What happens when you’re a vintage lover and you move into a house with as much nostalgic appeal as a beanbag chair? You fake it. When Heather Turner of the blog The Heathered Nest and her family moved into the idyllic community of Green Valley, just an hour outside of Washington D.C., the draw was that her children could be raised away from the city. “It’s a classic brick-front colonial home and, being built in 1991, it was the youngest home we’ve ever owned, Heather says. “It was a real challenge for us because we tend to find contemporary design a bit bland and boring. We like older homes from the late 1800s that have little nooks and crannies, quirks and oddities.”
But the home, set on a couple of acres of farmland, gave her children the chance to roam free and gain exposure to country living, so she traded a historic home for a new one and set out to add back period charm and personality.
Rather than take on a major physical remodel, Heather found simple ways to make the home feel older using architectural embellishments. She added beams and decorative molding to the ceilings to make the house feel more hand hewn. Then she replaced some of the more basic fixtures with models that felt more representative of their tastes.
“I always cringe at the boxiness of newer homes,” she says about her first priority. “There are never a lot of architectural elements or ‘personality’ with new-home construction. So we buy things like ceiling medallions, faux beams, and beef up moldings in order to combat the blah. Anything to infuse some ‘wow,’ like removing the builder-grade bath elements and installing a vintage pedestal sink, or tile and lighting that is more unique and appealing.”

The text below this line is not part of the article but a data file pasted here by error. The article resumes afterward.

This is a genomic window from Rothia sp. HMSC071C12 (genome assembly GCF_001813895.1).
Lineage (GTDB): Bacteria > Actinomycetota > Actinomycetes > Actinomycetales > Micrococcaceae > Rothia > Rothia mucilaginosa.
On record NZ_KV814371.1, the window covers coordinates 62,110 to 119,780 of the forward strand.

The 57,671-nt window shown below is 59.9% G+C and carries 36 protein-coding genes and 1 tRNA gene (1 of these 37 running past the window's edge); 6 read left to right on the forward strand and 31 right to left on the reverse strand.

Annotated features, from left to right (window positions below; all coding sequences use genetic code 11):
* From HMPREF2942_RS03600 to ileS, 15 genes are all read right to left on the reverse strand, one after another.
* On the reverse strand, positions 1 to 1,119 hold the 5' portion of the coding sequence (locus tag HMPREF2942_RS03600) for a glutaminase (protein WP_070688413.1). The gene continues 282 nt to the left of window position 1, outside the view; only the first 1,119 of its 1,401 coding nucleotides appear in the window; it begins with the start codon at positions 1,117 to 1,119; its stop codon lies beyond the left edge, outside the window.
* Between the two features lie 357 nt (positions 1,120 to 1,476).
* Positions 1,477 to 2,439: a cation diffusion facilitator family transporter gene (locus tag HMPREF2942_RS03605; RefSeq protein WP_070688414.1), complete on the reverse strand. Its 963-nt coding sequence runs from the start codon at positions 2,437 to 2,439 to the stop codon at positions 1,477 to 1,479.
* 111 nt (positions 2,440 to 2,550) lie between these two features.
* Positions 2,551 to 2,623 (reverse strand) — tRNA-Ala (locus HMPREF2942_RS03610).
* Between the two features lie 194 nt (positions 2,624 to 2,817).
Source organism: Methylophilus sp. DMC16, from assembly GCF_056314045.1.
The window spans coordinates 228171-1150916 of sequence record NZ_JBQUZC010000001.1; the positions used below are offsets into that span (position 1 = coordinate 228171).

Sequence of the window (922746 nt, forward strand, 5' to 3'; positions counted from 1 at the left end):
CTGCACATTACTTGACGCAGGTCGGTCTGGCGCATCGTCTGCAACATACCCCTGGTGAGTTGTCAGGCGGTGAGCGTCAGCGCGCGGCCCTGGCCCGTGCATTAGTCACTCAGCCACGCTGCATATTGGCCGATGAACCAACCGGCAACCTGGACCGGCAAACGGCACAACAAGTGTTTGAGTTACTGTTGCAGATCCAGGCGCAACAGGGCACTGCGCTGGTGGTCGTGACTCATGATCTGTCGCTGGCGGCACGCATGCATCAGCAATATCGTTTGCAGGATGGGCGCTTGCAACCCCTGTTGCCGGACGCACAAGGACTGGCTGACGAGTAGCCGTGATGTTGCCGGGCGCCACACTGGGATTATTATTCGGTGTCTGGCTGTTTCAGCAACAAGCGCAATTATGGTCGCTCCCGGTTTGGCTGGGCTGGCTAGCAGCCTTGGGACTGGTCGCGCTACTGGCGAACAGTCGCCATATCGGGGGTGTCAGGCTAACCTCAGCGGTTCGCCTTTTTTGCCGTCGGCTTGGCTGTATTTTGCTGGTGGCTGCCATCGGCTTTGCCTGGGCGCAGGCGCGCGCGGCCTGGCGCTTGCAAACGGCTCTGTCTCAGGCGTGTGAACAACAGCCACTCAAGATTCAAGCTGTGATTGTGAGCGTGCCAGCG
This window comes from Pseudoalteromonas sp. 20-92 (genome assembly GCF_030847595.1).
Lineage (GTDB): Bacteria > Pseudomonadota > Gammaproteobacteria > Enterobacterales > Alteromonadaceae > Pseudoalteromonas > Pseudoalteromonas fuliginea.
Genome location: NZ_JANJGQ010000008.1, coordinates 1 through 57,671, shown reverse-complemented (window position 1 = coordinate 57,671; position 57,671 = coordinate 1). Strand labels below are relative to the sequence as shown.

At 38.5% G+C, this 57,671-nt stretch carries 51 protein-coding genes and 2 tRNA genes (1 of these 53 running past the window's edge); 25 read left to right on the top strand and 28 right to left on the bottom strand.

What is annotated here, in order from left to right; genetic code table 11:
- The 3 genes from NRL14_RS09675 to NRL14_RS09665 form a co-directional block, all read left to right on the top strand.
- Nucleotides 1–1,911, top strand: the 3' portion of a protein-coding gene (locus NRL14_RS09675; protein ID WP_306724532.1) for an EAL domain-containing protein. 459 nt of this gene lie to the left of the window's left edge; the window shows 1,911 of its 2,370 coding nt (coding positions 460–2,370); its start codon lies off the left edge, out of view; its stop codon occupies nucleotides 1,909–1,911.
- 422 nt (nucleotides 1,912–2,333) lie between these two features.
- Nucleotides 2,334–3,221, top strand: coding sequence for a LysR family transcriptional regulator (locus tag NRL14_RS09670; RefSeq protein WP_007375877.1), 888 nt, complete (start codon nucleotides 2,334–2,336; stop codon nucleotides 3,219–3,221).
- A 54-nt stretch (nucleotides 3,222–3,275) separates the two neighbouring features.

ADD IN AGED APPEAL
Heather, who describes her style as “a vibrant, eclectic, modern-vintage-hodge-podge,” chose décor elements that speak to her own individual tastes rather than a prescribed look.
She filled the home with a mix of European- inspired furnishings, such as French settees and baroque mirrors, and layered in a bit of farmhouse style with rustic dressers and a few industrial-style tables. Everything helped to give her interior a sense of aged patina.
MIXED LOOKS, COHESIVE DESIGN
Admittedly, Heather’s biggest challenge has been working with the more modern open-floor plan of this home. “Having always lived in historic homes with lots of niches and closed off spaces where I could make each room stand independently of the others it was easier to approach each room separately,” Heather says. “That works great for me because I love so many different styles. I could put an Americana living room next to a beachy/coastal bedroom. But in this house, we don’t have that luxury, so I’ve tried to take one element from each room and carry it forward into the adjacent room.”
What are a few of her go-to ways of connecting the designs from space to space? “It could be something big, like the wall paint color, or something small, like a piece of fabric translating as curtains in one room and pillows in the next,” she says.
“Overall, I think juxtaposing something new and something old makes rooms really come alive. There’s nothing more beautiful to me than barn board next to a crystal chandelier or a sleek, modern sofa with chrome legs and straight lines next to a vintage cane chair with all kinds of curvy goodness.”
TIME FOR FALL
Transitioning her home for the season is all about natural elements. “I’m a big fan of bringing the outside indoors whenever and however I can; so fall branches and cute little gourds are go-tos,“ Heather says.
“We are lucky to live in a place where I can go out back and pick all kinds of fun seasonal décor like leaves, corn stalks—you name it,” she adds. “And use plenty of candles—just the plain ivory ones—they look great bundled together with some autumn leaves; they make things look so festive and cozy in the evenings.”